MedGen UID:
373895
Concept ID:
C1838126
2q37 microdeletion syndrome is characterized by mild-moderate developmental delay/intellectual disability, brachymetaphalangy of digits 3-5 (often digit 4 alone) (>50%), short stature, obesity, hypotonia, characteristic facial appearance, autism or autism spectrum disorder (30%), joint hypermobility/dislocation, and scoliosis. Other findings include seizures (20%-35%), congenital heart disease, CNS abnormalities (hydrocephalus, dilated ventricles), umbilical/inguinal hernia, tracheomalacia, situs abnormalities, gastrointestinal abnormalities, and renal malformations. Wilms tumor has been reported in two individuals.
Male pseudohermaphroditism/mental retardation syndrome, Verloes type
MedGen UID:
325469
Concept ID:
C1838611
Disease or Syndrome
Chromosome 1p36 deletion syndrome
MedGen UID:
334629
Concept ID:
C1842870
Disease or Syndrome
1p36 deletion syndrome is characterized by typical craniofacial features consisting of straight eyebrows, deeply set eyes, midface retrusion, wide and depressed nasal bridge, long philtrum, pointed chin, large, late-closing anterior fontanel (77%), microbrachycephaly (65%), epicanthal folds (50%), and posteriorly rotated, low-set, abnormal ears. Other characteristic findings include brachy/camptodactyly and short feet. Developmental delay/intellectual disability of variable degree are present in all, and hypotonia in 95%. Seizures occur in 44%-58% of affected individuals. Other findings include structural brain abnormalities (88%), congenital heart defects (71%), eye/vision problems (52%), hearing loss (47%), skeletal anomalies (41%), abnormalities of the external genitalia (25%), and renal abnormalities (22%).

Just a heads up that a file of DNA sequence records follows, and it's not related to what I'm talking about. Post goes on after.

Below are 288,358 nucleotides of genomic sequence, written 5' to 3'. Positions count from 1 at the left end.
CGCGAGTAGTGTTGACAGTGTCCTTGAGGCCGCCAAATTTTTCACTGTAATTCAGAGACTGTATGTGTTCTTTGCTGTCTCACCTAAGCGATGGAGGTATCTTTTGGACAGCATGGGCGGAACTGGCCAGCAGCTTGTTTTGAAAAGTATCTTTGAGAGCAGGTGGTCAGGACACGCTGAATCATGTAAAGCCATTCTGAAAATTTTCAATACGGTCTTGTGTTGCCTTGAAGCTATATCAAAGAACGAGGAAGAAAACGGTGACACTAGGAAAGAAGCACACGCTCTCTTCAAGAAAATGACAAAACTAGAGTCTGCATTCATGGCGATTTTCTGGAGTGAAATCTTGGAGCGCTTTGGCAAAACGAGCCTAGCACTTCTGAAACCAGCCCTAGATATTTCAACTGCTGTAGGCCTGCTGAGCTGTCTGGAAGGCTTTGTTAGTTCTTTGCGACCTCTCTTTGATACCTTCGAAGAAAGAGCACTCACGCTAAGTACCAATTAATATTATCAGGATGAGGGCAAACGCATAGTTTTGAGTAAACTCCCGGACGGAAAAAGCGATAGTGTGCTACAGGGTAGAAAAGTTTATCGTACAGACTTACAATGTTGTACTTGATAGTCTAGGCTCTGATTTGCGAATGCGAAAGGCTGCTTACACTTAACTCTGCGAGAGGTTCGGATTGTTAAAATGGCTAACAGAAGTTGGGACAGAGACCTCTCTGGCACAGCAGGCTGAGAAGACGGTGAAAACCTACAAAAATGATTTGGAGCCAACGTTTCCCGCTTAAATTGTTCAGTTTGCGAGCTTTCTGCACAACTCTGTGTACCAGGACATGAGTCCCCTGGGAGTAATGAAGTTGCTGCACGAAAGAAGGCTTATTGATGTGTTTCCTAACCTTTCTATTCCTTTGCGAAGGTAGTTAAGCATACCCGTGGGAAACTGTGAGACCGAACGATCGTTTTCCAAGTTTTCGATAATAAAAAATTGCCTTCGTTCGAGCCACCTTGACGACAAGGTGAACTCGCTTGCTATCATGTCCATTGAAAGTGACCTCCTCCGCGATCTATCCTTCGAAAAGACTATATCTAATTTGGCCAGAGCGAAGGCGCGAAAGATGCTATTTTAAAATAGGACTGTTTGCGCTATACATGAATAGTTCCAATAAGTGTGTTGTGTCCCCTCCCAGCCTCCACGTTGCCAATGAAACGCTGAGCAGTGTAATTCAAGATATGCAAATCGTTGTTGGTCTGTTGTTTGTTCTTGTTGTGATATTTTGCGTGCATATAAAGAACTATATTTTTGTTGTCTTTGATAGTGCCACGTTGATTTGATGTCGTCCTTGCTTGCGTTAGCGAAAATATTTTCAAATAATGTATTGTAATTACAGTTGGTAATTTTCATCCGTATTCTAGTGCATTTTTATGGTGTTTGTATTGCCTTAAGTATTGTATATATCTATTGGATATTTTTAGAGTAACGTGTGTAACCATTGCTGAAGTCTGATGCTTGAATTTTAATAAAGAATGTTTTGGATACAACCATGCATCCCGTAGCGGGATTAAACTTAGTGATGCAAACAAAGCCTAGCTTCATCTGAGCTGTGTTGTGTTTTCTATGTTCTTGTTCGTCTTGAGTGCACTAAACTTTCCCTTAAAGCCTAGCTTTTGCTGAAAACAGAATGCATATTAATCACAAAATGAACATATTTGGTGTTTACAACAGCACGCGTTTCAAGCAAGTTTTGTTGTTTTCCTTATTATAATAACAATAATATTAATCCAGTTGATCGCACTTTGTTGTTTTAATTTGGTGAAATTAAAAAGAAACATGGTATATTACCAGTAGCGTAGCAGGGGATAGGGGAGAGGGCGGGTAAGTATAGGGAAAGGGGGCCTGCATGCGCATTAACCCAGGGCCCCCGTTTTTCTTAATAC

Ayazi syndrome
MedGen UID:
336796
Concept ID:
C1844836
Disease or Syndrome
An X-linked retinal dystrophy, characterized by choroideremia, causing in affected males progressive nyctalopia and eventual central blindness. Obesity, moderate intellectual disability and congenital mixed (sensorineural and conductive) deafness are also observed. Female carriers show typical retinal changes indicative of the choroideremia carrier state.
Mental retardation 91, X-linked
MedGen UID:
375592
Concept ID:
C1845142
Disease or Syndrome
Mental retardation X-linked syndromic 11
MedGen UID:
335348
Concept ID:
C1846145
Disease or Syndrome
Mental retardation, obesity, mandibular prognathism, and eye and skin anomalies
MedGen UID:
376145
Concept ID:
C1847522
Disease or Syndrome
Short stature-obesity syndrome
MedGen UID:
341410
Concept ID:
C1849235
Disease or Syndrome
Prolactin deficiency with obesity and enlarged testes
MedGen UID:
341515
Concept ID:
C1849698
Disease or Syndrome
Macrocephaly/autism syndrome
MedGen UID:
381416
Concept ID:
C1854416
Disease or Syndrome
Macrocephaly/autism syndrome is an autosomal dominant disorder characterized by increased head circumference, abnormal facial features, and delayed psychomotor development resulting in autistic behavior or mental retardation (Herman et al., 2007). Some patients may have a primary immunodeficiency disorder with recurrent infections associated with variably abnormal T- and B-cell function (Tsujita et al., 2016).